For example, while the National Review mocks Democrats for making a bogeyman out of American Crossroads, their myopic focus on super PACs leaves out their anonymous money machine sibling, Crossroads GPS. That group spent $24 million on a single ad buy in May, matching the Obama campaign’s first big ad campaign dollar for dollar, and almost single-handedly closing the super PAC gap cited by National Review.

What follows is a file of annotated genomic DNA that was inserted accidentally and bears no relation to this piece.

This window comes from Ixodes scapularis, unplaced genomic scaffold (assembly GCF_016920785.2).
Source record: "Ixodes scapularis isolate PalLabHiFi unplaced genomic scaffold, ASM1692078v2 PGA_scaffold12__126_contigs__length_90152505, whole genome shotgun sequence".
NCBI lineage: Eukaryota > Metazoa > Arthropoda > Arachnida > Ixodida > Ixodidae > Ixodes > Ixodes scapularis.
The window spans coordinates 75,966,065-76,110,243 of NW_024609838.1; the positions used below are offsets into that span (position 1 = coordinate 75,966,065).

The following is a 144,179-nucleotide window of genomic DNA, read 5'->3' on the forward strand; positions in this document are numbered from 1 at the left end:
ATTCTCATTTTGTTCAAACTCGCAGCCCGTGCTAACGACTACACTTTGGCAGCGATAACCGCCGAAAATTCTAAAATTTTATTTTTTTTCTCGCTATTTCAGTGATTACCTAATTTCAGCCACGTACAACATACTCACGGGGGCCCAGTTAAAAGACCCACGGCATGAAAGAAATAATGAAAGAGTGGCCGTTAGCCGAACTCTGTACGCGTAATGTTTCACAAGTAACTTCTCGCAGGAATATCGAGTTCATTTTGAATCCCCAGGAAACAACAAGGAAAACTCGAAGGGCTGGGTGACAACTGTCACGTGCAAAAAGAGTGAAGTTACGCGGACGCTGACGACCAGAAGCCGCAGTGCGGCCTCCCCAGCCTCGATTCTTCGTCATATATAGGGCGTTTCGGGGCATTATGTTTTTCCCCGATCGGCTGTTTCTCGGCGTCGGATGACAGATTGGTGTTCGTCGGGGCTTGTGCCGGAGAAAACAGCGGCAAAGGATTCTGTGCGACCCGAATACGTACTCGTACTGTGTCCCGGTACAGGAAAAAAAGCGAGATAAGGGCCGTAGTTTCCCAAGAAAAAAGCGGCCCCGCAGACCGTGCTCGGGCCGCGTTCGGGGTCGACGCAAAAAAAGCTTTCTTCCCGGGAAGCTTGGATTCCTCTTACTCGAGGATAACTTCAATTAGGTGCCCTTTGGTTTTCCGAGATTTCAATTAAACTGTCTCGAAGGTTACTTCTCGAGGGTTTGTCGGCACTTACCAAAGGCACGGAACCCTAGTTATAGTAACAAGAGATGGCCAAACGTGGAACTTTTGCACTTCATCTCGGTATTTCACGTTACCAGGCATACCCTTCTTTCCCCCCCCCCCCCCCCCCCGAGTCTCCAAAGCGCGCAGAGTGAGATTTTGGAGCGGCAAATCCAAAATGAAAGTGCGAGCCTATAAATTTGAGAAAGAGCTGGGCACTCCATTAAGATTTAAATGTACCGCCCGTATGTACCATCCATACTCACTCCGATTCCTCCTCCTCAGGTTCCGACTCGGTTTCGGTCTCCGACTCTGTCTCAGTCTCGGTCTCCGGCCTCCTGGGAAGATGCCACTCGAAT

Americans for Prosperity, a non-profit backed by the Koch brothers, recently announced a $9 million ad campaign against the Affordable Care Act. The group and others connected to the Koch family are planning to spend as much as $400 million this election cycle, but by the National Review’s standards, this overwhelmingly anonymous spending doesn’t count since it’s either not made by a super PAC or not explicitly opposed to a candidate. Ditto for the Chamber of Commerce, even though that group is explicitly cited in the National Review piece as an organization Democrats are worried about.